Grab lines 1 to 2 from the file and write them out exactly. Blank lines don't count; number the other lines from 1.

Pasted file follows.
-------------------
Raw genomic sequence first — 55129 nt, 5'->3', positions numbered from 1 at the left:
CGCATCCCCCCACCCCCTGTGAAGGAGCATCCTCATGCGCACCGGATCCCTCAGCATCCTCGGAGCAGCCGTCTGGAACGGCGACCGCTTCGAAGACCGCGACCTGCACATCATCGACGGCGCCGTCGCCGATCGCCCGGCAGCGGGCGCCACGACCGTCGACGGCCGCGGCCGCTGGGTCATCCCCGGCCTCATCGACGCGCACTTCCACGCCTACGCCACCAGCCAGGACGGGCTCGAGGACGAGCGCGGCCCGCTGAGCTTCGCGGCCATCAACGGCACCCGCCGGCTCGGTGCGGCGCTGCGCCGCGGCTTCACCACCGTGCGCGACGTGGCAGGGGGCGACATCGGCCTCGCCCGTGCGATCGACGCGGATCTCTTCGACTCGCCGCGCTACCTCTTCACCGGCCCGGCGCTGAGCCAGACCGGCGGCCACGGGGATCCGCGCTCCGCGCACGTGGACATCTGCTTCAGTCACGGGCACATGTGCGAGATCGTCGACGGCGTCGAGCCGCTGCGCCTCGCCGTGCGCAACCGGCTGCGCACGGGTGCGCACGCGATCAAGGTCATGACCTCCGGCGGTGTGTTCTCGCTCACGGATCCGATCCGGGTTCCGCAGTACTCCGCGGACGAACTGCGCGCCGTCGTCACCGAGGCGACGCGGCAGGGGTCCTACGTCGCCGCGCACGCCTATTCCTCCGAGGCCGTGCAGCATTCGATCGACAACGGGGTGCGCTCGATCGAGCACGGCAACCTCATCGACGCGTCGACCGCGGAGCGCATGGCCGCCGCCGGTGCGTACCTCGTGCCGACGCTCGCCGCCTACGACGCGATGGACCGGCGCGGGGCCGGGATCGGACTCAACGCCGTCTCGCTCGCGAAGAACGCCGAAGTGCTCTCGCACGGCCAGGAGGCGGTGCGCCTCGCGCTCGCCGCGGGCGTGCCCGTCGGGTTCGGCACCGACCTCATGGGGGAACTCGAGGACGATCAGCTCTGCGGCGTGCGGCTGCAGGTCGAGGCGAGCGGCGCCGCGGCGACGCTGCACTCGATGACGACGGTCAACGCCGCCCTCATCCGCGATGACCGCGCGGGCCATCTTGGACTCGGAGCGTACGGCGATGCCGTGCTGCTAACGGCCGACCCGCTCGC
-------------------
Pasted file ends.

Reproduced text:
Raw genomic sequence first — 55129 nt, 5'->3', positions numbered from 1 at the left:
CGCATCCCCCCACCCCCTGTGAAGGAGCATCCTCATGCGCACCGGATCCCTCAGCATCCTCGGAGCAGCCGTCTGGAACGGCGACCGCTTCGAAGACCGCGACCTGCACATCATCGACGGCGCCGTCGCCGATCGCCCGGCAGCGGGCGCCACGACCGTCGACGGCCGCGGCCGCTGGGTCATCCCCGGCCTCATCGACGCGCACTTCCACGCCTACGCCACCAGCCAGGACGGGCTCGAGGACGAGCGCGGCCCGCTGAGCTTCGCGGCCATCAACGGCACCCGCCGGCTCGGTGCGGCGCTGCGCCGCGGCTTCACCACCGTGCGCGACGTGGCAGGGGGCGACATCGGCCTCGCCCGTGCGATCGACGCGGATCTCTTCGACTCGCCGCGCTACCTCTTCACCGGCCCGGCGCTGAGCCAGACCGGCGGCCACGGGGATCCGCGCTCCGCGCACGTGGACATCTGCTTCAGTCACGGGCACATGTGCGAGATCGTCGACGGCGTCGAGCCGCTGCGCCTCGCCGTGCGCAACCGGCTGCGCACGGGTGCGCACGCGATCAAGGTCATGACCTCCGGCGGTGTGTTCTCGCTCACGGATCCGATCCGGGTTCCGCAGTACTCCGCGGACGAACTGCGCGCCGTCGTCACCGAGGCGACGCGGCAGGGGTCCTACGTCGCCGCGCACGCCTATTCCTCCGAGGCCGTGCAGCATTCGATCGACAACGGGGTGCGCTCGATCGAGCACGGCAACCTCATCGACGCGTCGACCGCGGAGCGCATGGCCGCCGCCGGTGCGTACCTCGTGCCGACGCTCGCCGCCTACGACGCGATGGACCGGCGCGGGGCCGGGATCGGACTCAACGCCGTCTCGCTCGCGAAGAACGCCGAAGTGCTCTCGCACGGCCAGGAGGCGGTGCGCCTCGCGCTCGCCGCGGGCGTGCCCGTCGGGTTCGGCACCGACCTCATGGGGGAACTCGAGGACGATCAGCTCTGCGGCGTGCGGCTGCAGGTCGAGGCGAGCGGCGCCGCGGCGACGCTGCACTCGATGACGACGGTCAACGCCGCCCTCATCCGCGATGACCGCGCGGGCCATCTTGGACTCGGAGCGTACGGCGATGCCGTGCTGCTAACGGCCGACCCGCTCGC